1) If there hadn't been any of the kind of panic we got post-Lehman, how severe you think the U.S. recession would have been? Would it have been like a slightly worse S&L crisis, or is that underselling it?
I think the smart money in June 2008 was that the recession was or was about to be over. Housing investment had already rebalanced: the construction sector was back to a sustainable share of GDP. There were only about 500 billion of mortgage losses to be distributed around the world or to be bailed out by governments—really, trivial amounts in a world economy with 80 trillion of traded financial assets. And with Bear-Stearns the U.S. government had guaranteed the debt but not the equty of too big to fail institutions. Banks were still having trouble raising equity. But as long as people were confident that the 500 billion of bad mortgage debt would ultimately land on somebody who could absorb it, the only thing that would make a bad recession was if people anticipated a bad recession. And with no Lehman panic—if Bernanke, Paulson, and Geithner had not caused everybody to say quote what the fuck is going on" by allowing Lehman's bankruptcy uncontrolled and then justifying their actions by claiming that they were forbidden by law to support a too-big-to-fail institution that was insolvent and not just illiquid... Without that, no reason to fear even as bad as the S&L crisis.
2) Do you think there would have been a euro crisis without the Lehman panic?
Sooner or later there would have been a sudden stop in lending to the Southern European periphery. Sudden stops in international lending with hard currency pegs are nasty things. Without Lehman, however, Southern European governments might well have gone with Iceland: saying that it was the responsibility of Northern European governments to bail out their banks and their depositors, rather than the responsibility of southern European governments to bail out the banks' debtors. Then all that would have been left would've been a Greek debt problem, and that was very small potatoes in the context of the eurozone economy in the whole.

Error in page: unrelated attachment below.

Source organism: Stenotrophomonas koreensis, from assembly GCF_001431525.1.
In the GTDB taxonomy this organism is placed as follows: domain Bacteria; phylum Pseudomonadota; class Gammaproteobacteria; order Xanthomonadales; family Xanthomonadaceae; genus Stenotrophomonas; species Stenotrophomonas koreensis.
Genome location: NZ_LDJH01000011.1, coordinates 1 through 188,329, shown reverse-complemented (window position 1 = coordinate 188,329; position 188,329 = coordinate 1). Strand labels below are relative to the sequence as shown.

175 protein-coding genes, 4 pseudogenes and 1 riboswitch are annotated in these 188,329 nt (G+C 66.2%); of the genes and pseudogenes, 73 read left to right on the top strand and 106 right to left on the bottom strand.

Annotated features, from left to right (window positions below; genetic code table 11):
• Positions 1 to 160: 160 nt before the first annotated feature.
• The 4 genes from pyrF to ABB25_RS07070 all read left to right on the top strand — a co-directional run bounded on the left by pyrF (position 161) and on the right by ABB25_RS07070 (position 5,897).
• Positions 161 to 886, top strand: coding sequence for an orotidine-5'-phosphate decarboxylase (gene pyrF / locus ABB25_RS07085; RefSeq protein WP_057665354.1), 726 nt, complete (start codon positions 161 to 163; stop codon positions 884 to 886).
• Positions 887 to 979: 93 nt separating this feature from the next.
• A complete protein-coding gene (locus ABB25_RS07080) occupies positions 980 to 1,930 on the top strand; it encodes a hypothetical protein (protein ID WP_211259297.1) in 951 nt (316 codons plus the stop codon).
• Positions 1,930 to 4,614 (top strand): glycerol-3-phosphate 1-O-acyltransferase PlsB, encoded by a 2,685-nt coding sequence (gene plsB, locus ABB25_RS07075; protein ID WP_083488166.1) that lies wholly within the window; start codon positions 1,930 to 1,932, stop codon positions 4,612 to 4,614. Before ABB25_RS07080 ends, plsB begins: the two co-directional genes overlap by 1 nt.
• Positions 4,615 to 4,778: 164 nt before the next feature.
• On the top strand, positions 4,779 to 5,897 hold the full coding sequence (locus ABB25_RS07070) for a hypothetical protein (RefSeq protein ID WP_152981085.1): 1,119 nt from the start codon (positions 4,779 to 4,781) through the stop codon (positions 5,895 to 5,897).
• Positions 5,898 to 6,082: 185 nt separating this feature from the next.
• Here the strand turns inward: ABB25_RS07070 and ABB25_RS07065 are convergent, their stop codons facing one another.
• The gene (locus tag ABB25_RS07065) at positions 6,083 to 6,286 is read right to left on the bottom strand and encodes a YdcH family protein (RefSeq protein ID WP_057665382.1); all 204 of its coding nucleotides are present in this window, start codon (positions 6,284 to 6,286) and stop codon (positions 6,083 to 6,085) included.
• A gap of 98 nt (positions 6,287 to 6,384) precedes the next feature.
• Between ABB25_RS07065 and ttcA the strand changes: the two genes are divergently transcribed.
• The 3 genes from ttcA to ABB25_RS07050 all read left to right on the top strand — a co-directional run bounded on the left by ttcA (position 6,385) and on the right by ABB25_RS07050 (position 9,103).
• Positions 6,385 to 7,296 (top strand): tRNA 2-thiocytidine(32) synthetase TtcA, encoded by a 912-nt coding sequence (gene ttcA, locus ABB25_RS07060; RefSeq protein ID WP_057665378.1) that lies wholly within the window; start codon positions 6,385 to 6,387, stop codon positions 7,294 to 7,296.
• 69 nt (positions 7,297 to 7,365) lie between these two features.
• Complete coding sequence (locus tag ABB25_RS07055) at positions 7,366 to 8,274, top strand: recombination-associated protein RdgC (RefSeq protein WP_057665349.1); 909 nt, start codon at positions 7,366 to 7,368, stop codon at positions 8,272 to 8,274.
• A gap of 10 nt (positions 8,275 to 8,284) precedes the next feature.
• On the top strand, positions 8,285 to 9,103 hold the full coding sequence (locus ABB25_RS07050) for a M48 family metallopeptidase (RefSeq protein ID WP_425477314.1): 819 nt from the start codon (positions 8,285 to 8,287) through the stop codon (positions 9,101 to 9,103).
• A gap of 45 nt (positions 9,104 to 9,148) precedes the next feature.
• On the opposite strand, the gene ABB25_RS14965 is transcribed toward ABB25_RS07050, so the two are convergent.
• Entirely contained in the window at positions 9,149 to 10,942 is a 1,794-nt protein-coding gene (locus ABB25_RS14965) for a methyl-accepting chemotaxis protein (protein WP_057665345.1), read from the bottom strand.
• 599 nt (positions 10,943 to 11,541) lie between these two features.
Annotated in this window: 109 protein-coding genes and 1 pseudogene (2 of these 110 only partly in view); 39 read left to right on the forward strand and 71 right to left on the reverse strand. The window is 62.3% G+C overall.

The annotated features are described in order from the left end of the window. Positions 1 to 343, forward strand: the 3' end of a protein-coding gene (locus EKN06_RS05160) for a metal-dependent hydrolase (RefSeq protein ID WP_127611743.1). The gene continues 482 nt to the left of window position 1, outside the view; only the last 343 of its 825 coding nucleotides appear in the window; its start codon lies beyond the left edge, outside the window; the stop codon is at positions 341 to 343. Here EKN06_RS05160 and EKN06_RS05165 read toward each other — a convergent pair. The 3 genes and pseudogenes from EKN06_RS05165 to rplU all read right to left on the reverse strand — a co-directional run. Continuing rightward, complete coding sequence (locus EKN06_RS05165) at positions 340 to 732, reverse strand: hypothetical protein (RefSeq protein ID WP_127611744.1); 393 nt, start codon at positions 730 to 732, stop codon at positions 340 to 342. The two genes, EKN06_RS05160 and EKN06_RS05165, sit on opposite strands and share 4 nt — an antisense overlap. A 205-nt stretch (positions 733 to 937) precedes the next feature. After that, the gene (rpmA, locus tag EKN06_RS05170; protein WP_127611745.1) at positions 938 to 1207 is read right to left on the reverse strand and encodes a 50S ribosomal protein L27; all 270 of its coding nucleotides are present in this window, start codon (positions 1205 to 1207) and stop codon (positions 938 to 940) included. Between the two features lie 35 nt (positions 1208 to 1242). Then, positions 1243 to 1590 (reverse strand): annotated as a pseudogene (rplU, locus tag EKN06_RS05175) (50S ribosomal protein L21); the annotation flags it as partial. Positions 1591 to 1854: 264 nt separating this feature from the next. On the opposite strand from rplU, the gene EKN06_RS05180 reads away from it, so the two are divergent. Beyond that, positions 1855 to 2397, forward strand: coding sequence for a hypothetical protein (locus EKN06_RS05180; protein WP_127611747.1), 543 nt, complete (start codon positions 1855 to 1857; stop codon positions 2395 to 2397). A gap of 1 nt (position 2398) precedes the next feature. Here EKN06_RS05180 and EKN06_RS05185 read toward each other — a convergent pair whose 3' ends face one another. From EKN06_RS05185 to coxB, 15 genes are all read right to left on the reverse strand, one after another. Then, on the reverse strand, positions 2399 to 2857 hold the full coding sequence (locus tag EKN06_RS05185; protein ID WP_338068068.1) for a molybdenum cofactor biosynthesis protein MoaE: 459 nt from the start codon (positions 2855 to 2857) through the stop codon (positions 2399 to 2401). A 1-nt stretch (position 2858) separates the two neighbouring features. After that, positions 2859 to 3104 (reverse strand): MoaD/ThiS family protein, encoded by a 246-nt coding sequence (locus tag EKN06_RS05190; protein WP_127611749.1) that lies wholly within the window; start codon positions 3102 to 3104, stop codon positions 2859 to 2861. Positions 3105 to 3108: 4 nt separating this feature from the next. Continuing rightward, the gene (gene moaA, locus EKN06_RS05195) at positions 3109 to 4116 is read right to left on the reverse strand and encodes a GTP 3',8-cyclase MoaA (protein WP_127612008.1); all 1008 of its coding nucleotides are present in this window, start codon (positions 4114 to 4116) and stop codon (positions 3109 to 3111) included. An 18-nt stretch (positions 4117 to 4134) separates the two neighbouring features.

3) How do you think China's economy might have evolved in the absence of a Lehman-type event? They said that they wanted to rebalance towards consumption in the early 2000s, but they doubled down on investment in a big way—Adam Tooze has their total stimulus a 19% of GDP in 2009—to keep growth up:
More exports, less investment. I do not think it would have made it easier for them to rebalance towards consumption: they tried, it just turned out to be hard do.
And if there hadn't been any bailouts, What do you think the Fed & Obama admin would have had to do then?
1) If there had not been any bailouts, we would have been in for a serious rerun of the Great Depression. Certainly the 2009-2010 trough would have been deeper. We can hope that massive failure of every New York too-big-to-fail bank save JMPC, GS, and maybe BoA in February 2009 would have created sufficient clarity for conservatorship of all of high finance and for a fiscal stimulus program on a proper scale to bring about a morning in America by late 2010. But given the attitude of the Republican Party the Kenyan Muslim Socialist and all his works, and given that both Bernanke and Geithner fundamentally believe the bankers are good but emotionally fragile people hey need to be coddled by having their profits and options boosted, I do not think the chances of a good outcome would have been very high. Of course, perhaps Obama bonded with Bernanke and Geithner because they looked good in suits and seemed to know what they were doing. And they would not have looked so with New York banks failing en masse...
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